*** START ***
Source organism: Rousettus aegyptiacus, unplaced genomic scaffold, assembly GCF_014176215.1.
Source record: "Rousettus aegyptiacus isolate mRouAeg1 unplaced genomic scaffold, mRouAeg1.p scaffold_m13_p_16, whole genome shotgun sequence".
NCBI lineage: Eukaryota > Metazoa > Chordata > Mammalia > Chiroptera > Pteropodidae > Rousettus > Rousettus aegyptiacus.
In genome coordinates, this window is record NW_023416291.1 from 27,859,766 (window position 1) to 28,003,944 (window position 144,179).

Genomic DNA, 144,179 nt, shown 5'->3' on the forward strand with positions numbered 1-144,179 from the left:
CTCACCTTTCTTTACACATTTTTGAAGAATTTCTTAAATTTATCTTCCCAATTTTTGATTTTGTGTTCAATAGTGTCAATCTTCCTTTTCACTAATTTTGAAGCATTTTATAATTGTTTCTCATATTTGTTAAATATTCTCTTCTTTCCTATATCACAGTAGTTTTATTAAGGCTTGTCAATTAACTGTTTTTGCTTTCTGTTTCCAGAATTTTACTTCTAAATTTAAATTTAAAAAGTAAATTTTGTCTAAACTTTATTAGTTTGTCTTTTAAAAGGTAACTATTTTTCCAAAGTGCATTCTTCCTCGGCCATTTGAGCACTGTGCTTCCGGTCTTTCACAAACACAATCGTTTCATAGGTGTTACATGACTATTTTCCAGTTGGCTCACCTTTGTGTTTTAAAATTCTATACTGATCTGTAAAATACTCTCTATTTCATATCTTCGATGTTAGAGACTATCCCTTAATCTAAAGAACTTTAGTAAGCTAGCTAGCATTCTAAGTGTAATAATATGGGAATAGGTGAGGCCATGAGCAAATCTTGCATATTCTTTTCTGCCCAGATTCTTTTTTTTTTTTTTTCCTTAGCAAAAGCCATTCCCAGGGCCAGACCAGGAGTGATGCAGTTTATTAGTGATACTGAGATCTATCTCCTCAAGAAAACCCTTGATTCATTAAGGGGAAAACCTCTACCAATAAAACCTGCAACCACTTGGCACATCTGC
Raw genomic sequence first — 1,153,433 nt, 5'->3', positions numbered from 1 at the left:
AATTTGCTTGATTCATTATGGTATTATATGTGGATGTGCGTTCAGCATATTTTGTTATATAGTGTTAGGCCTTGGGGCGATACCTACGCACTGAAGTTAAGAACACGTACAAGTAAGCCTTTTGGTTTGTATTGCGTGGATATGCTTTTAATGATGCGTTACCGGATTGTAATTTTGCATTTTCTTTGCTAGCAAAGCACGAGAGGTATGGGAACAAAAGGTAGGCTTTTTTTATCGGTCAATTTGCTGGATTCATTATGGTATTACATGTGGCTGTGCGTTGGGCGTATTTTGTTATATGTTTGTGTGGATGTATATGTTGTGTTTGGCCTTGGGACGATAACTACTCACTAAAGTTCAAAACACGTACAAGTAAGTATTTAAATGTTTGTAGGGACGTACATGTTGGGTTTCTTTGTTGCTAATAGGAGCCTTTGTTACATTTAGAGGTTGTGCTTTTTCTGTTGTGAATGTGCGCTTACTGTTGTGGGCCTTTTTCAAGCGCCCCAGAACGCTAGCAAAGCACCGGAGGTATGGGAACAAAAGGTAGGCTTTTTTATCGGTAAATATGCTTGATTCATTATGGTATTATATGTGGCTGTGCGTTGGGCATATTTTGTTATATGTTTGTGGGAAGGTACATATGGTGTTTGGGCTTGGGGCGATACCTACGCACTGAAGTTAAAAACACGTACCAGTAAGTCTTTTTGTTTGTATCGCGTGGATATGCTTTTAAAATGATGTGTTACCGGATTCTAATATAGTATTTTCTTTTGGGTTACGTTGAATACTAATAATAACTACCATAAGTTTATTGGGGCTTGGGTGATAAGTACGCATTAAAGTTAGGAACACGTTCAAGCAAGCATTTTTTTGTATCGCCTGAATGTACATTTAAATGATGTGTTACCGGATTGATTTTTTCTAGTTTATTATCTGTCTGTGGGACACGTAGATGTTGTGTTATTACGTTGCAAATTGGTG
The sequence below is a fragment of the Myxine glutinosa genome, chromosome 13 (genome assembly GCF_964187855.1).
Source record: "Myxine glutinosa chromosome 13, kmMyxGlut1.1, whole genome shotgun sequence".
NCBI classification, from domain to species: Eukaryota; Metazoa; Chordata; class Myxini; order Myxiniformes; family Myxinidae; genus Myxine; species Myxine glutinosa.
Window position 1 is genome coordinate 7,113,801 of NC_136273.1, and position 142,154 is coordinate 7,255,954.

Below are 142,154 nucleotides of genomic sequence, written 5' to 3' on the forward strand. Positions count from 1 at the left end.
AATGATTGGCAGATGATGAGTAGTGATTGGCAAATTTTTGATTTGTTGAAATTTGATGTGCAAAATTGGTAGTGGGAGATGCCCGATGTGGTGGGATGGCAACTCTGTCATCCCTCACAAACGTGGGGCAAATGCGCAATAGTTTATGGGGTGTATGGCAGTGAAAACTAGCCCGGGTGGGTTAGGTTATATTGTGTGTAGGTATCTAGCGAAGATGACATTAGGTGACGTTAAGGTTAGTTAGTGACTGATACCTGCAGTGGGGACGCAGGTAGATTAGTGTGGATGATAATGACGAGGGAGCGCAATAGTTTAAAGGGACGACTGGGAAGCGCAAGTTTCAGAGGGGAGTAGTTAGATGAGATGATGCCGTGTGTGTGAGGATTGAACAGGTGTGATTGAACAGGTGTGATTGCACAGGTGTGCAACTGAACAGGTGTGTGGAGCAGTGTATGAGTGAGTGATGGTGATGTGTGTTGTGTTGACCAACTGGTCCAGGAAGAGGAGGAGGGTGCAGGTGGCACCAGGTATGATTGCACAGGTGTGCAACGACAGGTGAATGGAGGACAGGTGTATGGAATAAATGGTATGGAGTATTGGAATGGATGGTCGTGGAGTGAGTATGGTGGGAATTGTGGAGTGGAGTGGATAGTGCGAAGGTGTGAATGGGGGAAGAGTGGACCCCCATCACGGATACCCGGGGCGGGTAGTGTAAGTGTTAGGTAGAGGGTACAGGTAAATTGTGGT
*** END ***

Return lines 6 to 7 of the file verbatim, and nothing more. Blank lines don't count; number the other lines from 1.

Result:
CTCACCTTTCTTTACACATTTTTGAAGAATTTCTTAAATTTATCTTCCCAATTTTTGATTTTGTGTTCAATAGTGTCAATCTTCCTTTTCACTAATTTTGAAGCATTTTATAATTGTTTCTCATATTTGTTAAATATTCTCTTCTTTCCTATATCACAGTAGTTTTATTAAGGCTTGTCAATTAACTGTTTTTGCTTTCTGTTTCCAGAATTTTACTTCTAAATTTAAATTTAAAAAGTAAATTTTGTCTAAACTTTATTAGTTTGTCTTTTAAAAGGTAACTATTTTTCCAAAGTGCATTCTTCCTCGGCCATTTGAGCACTGTGCTTCCGGTCTTTCACAAACACAATCGTTTCATAGGTGTTACATGACTATTTTCCAGTTGGCTCACCTTTGTGTTTTAAAATTCTATACTGATCTGTAAAATACTCTCTATTTCATATCTTCGATGTTAGAGACTATCCCTTAATCTAAAGAACTTTAGTAAGCTAGCTAGCATTCTAAGTGTAATAATATGGGAATAGGTGAGGCCATGAGCAAATCTTGCATATTCTTTTCTGCCCAGATTCTTTTTTTTTTTTTTTCCTTAGCAAAAGCCATTCCCAGGGCCAGACCAGGAGTGATGCAGTTTATTAGTGATACTGAGATCTATCTCCTCAAGAAAACCCTTGATTCATTAAGGGGAAAACCTCTACCAATAAAACCTGCAACCACTTGGCACATCTGC
Raw genomic sequence first — 1,153,433 nt, 5'->3', positions numbered from 1 at the left: